Robbery Cases

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Any robbery offense involves an intentional taking of property directly from a person, and is considered a violent crime. Purse snatching is a common example of a robbery.

Robbery is a second-degree felony that carries a penalty of 2-20 years in prison. A person commits a robbery if, in the course of committing a theft, and with the intent to obtain or maintain control of the property, he either causes bodily injury to another person, or places another person in fear of imminent bodily injury or death. This means that a robbery can take place just by talking – threatening someone to give up their property.

Aggravated Robbery is a first-degree felony that carries a penalty of 5-99 years, or life, in prison. A person commits an aggravated robbery if, in the course of committing a robbery, he causes serious bodily injury to another person, or he uses or exhibits a deadly weapon, or he causes any bodily injury to another person or threatens or places another person in fear of imminent bodily injury or death, if the other person is 65 years of age or older or a disabled person. This means that an aggravated robbery can take place just by flashing a gun or knife, not even taking it out or pointing it at someone.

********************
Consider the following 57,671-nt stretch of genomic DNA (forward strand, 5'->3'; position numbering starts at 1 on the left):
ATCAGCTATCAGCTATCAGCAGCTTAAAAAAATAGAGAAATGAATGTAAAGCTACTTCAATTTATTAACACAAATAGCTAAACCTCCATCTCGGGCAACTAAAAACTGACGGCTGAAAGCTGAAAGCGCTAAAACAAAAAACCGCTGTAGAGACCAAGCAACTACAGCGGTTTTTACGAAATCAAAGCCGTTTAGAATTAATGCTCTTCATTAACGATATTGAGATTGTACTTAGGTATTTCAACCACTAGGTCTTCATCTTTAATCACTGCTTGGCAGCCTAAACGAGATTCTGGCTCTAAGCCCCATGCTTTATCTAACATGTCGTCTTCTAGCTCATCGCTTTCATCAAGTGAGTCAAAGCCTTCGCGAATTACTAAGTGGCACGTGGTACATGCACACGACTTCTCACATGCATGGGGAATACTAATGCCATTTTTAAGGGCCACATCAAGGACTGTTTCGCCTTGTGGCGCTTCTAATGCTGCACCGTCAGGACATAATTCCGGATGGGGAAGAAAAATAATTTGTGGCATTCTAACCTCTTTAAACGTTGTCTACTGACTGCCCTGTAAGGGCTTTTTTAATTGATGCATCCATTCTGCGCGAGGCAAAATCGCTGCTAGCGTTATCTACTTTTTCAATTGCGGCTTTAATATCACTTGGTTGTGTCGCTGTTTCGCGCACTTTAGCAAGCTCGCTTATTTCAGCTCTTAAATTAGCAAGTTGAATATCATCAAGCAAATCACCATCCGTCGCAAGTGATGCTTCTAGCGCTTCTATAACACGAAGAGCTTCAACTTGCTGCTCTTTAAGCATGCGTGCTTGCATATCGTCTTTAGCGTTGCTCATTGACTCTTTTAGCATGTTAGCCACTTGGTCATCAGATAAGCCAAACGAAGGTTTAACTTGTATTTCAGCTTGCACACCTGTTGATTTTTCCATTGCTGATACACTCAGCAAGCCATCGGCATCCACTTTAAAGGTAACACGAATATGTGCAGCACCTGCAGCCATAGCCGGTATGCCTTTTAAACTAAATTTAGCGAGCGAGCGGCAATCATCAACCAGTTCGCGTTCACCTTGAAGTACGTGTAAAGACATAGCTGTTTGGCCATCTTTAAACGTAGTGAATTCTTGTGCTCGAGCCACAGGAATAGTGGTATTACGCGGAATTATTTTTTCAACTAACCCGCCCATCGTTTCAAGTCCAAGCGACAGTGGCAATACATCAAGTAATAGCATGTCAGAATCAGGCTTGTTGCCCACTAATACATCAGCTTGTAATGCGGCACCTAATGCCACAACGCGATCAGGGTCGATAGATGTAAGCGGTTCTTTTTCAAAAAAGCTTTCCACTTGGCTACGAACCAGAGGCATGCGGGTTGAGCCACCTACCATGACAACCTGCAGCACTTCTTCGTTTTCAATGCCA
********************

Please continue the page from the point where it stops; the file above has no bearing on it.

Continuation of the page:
A person charged with robbery or aggravated robbery needs a strong defense out of the gate, since these penalties are quite severe. You need a criminal defense attorney who understands how to effectively attack eyewitness identification and lineup procedures used by the police. In my experience, these cases can be very witness-intensive and there are many areas in which the police can, and do, botch the investigation.

If you or a family member have been arrested or charged with any robbery offense, I can help you. Call me or email me directly from this page. Your initial consultation will be free of charge.